Arthrofibrosis after Knee Replacement – Open Lysis of Adhesions (Open Arthrolysis):
This procedure is performed between 6 months and 1 year after total knee replacement.
In this procedure, the knee joint is surgically opened and the scar tissue within the joint (intra-articular fibrosis) is removed. This procedure is also helpful in removing the scar tissue that is present outside the knee joint (extra-articular fibrosis) like quadriceps fibrosis.
In this procedure, the scar tissue in all the compartments inside the knee joint described in arthroscopic lysis of adhesions are released or resected. In addition, the structures outside the knee joint are also treated as follows: The adherent scar tissue limiting mobility of the muscles in the front of the thigh (quadriceps) and the bone (femur) can be released (adhesiolysis) and the quadriceps can be lengthened (quadricepsplasty) using a variety of techniques. Scarred and contracted soft tissue structures in and around the knee joint can also be released (soft tissue releases) as needed. It is easier to reach the areas behind the knee prosthesis (posterior recess) and release posterior capsule with open lysis as compared to arthroscopic lysis. In addition, tight PCL can be released in cruciate retaining knee replacements, lateral release can be performed as needed, loose bodies can be removed and soft titssue impingement can be treated.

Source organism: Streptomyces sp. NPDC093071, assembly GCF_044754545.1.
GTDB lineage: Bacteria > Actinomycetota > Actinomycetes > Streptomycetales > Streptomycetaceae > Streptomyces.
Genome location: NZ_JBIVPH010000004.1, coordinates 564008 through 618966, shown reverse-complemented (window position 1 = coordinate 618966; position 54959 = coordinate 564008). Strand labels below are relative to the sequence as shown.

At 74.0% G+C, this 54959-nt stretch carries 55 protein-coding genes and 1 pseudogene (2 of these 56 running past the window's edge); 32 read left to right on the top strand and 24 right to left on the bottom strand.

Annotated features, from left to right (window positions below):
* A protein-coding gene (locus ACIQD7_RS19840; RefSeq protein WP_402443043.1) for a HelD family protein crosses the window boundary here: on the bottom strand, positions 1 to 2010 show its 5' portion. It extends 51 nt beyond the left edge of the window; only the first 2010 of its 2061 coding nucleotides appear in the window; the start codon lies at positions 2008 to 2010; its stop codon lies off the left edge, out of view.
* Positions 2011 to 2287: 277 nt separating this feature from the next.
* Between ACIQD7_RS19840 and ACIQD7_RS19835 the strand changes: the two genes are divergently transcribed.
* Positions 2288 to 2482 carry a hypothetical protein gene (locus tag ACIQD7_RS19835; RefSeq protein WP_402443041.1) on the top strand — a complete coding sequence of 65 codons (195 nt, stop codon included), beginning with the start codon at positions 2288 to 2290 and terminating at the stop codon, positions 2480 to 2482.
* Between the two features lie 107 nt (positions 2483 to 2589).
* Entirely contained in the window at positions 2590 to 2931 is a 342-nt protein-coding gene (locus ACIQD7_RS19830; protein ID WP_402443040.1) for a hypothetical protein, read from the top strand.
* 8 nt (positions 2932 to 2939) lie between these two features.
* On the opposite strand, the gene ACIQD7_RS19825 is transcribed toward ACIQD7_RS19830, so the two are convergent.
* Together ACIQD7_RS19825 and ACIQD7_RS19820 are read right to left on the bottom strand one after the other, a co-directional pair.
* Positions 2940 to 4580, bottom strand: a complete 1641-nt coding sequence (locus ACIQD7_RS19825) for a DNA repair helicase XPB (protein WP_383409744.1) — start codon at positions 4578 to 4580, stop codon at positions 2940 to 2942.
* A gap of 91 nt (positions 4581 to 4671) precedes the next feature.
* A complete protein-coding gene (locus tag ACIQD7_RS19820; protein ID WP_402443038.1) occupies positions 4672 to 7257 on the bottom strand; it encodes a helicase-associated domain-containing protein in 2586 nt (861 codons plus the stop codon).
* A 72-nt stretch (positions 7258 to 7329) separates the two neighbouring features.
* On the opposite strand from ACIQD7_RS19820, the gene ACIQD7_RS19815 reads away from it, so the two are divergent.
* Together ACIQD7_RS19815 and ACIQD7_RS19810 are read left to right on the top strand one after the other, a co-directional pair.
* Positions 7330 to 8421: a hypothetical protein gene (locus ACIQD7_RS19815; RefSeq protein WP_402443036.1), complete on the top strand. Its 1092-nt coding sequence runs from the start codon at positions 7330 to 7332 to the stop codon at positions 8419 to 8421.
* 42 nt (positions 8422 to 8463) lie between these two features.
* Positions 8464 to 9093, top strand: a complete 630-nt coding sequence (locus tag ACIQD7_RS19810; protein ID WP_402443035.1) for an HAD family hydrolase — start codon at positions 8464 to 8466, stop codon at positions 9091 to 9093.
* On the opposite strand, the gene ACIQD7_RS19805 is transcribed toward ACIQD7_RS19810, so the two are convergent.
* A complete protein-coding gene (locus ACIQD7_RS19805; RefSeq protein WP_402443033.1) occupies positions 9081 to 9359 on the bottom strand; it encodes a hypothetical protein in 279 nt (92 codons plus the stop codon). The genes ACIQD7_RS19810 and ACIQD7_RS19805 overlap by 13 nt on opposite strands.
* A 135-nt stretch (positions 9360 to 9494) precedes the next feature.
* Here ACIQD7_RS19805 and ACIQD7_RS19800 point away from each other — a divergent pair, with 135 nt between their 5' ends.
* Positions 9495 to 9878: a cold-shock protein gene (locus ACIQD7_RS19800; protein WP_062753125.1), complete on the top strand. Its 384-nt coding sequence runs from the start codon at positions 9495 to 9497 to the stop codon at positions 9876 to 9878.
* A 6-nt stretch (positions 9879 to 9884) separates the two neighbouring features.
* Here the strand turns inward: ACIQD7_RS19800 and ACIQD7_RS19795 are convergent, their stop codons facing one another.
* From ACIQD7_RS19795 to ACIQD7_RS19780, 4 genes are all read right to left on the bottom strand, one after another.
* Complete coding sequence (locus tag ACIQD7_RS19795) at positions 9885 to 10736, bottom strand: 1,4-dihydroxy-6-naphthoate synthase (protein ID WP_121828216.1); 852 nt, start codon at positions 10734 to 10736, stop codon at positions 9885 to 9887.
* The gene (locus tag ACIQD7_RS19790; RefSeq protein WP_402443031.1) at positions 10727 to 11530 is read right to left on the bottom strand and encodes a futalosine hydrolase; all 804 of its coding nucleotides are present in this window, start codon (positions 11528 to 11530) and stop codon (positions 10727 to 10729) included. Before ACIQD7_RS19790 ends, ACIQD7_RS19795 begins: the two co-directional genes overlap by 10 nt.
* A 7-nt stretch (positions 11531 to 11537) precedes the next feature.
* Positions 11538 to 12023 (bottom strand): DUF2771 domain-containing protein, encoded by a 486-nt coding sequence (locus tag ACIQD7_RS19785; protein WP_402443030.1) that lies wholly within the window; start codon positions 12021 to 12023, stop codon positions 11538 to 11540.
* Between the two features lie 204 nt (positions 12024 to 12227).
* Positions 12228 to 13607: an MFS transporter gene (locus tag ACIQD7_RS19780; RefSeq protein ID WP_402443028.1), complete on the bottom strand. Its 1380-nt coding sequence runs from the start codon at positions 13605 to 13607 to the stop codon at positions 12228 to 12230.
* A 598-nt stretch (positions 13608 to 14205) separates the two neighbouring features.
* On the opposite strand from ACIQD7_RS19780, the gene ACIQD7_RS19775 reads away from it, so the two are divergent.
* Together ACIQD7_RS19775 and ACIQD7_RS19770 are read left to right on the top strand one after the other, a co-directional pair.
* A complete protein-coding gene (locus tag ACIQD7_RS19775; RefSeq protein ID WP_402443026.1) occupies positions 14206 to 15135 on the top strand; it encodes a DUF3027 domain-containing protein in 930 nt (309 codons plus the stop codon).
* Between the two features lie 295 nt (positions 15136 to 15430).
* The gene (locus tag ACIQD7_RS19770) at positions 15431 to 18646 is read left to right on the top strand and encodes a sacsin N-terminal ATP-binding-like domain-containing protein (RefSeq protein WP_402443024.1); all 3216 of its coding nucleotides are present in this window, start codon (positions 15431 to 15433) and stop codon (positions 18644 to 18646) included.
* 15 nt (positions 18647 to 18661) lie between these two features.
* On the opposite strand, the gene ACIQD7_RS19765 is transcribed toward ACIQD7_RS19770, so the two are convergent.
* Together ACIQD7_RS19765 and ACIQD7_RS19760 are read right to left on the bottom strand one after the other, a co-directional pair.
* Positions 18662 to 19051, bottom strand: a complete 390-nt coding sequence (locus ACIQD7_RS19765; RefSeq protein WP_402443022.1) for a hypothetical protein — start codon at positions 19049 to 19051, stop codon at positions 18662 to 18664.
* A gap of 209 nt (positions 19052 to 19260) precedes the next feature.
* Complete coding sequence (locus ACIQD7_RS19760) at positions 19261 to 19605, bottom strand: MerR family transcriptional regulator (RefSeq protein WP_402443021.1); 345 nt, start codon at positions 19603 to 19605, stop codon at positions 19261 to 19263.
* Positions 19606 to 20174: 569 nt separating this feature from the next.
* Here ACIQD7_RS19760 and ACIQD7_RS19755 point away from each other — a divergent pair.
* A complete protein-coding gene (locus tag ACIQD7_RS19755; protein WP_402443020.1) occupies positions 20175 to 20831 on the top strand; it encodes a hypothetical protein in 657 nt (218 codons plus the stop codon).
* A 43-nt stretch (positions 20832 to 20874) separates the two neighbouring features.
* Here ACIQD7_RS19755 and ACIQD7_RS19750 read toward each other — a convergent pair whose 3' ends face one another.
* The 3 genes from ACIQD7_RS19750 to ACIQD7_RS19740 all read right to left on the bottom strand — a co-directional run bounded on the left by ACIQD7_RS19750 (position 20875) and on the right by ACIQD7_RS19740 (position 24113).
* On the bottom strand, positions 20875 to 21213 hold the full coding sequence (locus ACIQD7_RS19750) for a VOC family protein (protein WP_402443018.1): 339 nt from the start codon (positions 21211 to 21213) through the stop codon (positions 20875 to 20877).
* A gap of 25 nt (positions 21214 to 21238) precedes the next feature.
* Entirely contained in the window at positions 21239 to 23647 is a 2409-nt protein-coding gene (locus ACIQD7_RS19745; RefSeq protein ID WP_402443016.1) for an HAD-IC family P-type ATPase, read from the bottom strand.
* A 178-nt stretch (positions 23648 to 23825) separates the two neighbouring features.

The amount of published medical literature available of open lysis of adhesions is much less as compared to arthroscopic lysis of adhesions.
Potential complications associated with open lysis of adhesions include the possibility of recurrence of arthrofibrosis in addition to other surgical complications.
The plastic component between the two metal components of the total knee replacement (tibial polyethylene exchange) can be replaced with a thinner one (downsizing) to improve motion. Rarely, aggressive removal of scar tissue can result in instability of the knee joint and in such cases, the polyethylene can be replaced with a thicker one (upsizing) to improve stability.